"What's unique is that we were able to use this technique to study the behavior of organisms that are congregated in a dense suspension," said Joseph Katz, who is the William F. Ward Sr. Professor in the Department of Mechanical Engineering at Johns Hopkins. "We were able to simultaneously track thousands of these dinoflagellates over time and in three-dimensional space. And we were able to follow individual microorganisms as they swam in complex helical patterns." Katz's group has received several grants to develop and implement digital holography as a means of tracking particles, droplets and organisms in various flows, including an NSF grant to measure behavior of micro plankton such as dinoflagellates in the ocean.
The lead author of the PNAS article was Jian Sheng, who conducted research and developed the software while earning his doctorate in mechanical engineering in Katz's lab at Johns Hopkins. Sheng currently is an assistant professor at the University of Kentucky and a visiting scientist at Johns Hopkins.
For this project, the team focused on two toxic dinoflagellates: Karlodinium veneficum and Pfiesteria piscicida, both of which feed on somewhat smaller non-poisonous microbes commonly found in algal blooms. In Katz's lab, the researchers recorded cinematic digital holograms of the two predators alone and in the presence of prey.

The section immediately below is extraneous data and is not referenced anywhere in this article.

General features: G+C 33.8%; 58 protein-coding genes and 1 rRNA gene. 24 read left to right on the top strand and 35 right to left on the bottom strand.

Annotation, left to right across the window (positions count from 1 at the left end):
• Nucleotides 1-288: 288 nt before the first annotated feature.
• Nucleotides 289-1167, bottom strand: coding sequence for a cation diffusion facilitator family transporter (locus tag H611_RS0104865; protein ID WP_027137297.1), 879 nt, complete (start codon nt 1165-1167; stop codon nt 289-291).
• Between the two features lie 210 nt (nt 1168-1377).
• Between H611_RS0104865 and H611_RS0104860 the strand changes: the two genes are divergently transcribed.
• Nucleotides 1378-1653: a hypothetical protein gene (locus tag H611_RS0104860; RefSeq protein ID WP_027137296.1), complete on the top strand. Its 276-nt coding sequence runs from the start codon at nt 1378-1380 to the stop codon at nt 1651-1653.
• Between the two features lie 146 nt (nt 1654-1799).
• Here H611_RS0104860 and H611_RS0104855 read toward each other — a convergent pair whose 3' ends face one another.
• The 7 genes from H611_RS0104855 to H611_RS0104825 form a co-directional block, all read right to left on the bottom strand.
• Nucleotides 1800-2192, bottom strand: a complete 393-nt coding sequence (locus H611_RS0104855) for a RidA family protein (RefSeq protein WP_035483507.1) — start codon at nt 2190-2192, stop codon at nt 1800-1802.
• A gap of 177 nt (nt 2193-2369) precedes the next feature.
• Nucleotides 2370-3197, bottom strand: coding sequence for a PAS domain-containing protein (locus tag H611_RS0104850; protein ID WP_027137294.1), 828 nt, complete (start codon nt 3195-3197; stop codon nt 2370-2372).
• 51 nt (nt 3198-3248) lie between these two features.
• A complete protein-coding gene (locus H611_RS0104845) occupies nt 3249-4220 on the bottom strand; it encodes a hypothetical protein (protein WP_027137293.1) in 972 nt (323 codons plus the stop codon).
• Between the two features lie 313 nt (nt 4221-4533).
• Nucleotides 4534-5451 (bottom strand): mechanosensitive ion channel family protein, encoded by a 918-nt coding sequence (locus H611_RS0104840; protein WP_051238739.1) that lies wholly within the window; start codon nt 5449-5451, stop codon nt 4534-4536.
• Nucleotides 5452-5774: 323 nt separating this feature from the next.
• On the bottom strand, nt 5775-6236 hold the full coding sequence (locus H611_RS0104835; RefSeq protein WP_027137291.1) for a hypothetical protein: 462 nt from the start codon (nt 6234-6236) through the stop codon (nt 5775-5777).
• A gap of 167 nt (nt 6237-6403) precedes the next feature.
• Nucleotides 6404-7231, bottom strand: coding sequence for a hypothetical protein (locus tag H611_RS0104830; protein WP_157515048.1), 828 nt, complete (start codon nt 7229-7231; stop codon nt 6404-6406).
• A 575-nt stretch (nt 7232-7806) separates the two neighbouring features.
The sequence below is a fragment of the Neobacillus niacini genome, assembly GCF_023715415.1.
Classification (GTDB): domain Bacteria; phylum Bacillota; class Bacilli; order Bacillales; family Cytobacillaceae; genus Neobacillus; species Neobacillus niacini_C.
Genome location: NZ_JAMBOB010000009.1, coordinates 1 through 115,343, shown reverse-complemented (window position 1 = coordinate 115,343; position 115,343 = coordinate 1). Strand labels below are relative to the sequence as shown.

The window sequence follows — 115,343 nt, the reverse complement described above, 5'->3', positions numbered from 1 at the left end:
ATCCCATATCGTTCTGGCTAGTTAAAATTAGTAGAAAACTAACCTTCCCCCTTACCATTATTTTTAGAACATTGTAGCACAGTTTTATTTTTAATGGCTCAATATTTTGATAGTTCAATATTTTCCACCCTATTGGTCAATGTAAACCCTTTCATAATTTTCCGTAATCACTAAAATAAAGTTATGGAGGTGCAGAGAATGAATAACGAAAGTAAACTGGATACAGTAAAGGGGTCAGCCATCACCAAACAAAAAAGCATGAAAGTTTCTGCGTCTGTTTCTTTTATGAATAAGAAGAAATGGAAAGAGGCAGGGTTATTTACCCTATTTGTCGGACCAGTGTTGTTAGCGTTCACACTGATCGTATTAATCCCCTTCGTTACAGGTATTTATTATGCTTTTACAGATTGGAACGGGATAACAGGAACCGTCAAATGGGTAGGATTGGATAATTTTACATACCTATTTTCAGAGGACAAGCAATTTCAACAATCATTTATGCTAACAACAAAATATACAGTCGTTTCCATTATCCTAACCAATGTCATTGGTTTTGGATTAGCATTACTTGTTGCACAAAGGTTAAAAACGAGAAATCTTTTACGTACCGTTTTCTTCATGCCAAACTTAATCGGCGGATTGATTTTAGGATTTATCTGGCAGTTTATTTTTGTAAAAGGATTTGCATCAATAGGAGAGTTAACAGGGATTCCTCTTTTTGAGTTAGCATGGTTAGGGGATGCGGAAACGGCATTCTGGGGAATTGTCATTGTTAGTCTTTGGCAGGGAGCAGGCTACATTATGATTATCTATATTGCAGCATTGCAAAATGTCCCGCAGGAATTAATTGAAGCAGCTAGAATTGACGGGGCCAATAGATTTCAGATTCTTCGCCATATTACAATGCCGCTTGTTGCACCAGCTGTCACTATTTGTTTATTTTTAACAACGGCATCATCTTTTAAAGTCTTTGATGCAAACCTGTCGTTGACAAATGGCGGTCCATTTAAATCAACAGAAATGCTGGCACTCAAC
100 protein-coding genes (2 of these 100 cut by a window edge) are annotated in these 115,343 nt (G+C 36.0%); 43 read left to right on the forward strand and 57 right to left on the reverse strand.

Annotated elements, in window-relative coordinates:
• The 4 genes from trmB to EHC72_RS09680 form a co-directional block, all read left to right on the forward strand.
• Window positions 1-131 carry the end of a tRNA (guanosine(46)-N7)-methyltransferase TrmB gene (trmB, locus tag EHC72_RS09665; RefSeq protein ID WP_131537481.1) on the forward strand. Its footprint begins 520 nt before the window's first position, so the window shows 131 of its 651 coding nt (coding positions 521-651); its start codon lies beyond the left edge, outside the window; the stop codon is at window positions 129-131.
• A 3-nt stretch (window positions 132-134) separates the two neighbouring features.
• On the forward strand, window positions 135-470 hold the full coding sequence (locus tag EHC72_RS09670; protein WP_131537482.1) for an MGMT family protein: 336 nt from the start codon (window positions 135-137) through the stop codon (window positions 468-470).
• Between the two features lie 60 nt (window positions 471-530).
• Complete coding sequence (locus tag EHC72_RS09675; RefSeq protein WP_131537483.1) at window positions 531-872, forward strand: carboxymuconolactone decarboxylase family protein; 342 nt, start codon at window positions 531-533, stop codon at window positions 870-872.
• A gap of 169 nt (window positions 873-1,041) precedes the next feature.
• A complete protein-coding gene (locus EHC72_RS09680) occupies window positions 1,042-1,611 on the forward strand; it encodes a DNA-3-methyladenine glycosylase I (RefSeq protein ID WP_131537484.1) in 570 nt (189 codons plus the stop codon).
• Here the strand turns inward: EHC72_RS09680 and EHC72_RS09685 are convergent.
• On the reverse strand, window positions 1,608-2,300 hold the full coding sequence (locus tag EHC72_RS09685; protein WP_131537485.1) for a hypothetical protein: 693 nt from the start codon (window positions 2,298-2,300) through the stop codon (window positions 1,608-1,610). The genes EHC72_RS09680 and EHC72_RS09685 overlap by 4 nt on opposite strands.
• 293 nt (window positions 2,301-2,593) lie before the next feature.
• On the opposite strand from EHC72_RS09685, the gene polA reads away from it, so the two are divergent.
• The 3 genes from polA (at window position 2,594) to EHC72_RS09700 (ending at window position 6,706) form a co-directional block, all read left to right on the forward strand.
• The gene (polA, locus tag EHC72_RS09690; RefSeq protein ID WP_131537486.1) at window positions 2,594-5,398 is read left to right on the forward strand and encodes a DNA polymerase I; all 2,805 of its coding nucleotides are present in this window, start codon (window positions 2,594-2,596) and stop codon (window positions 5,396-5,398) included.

They found that when a potential meal was nearby, the predators abandoned their random swimming and clustered around their prey. The team also discovered that Karlodinium microbes moved in both left- and right-hand helices, while the Pfiesteria swam only in right-hand helices. In addition, the researchers saw starkly different hunting tactics. The Karlodinium appeared to slow down and wait to "ambush" its prey; the speedier Pfiesteria was a more active hunter, increasing its speed and radius of helical trajectories while pursuing its prey.
Just like lions might shift into "stealth mode" when tracking a herd of impala on the African plains, microscopic predators apparently also need to alter their behavior in order to bring down their tiny prey, the researchers concluded. In the fluid realm of fast-swimming microbes, the scientists said, this study has shown for the first time just how the dinoflagellate predators respond to cues and alter the way in which they swim to become more formidable hunters.
Gaining a better understanding of the behavior of these microbes may lead to new ways to avert the fish kills attributed to dinoflagellate toxins.
This research is reported in the October 22-26 online Early Edition of Proceedings of the National Academy of Sciences.
In addition to Sheng, Belas, Place and Katz, the paper's co-authors were Edwin Malkiel, a research scientist who worked in Katz's lab and is affiliated currently with the Naval Surface Warfare Center; and Jason Adolf, an assistant research scientist at UMBI's Center of Marine Biotechnology.
The Johns Hopkins participation was funded by the National Science Foundation. The UMBI participation was funded by the National Oceanic and Atmospheric Administration, Centers for Disease Control and Prevention, Maryland Department of Health and Mental Hygiene and the National Science Foundation.
Materials provided by Johns Hopkins University. Note: Content may be edited for style and length.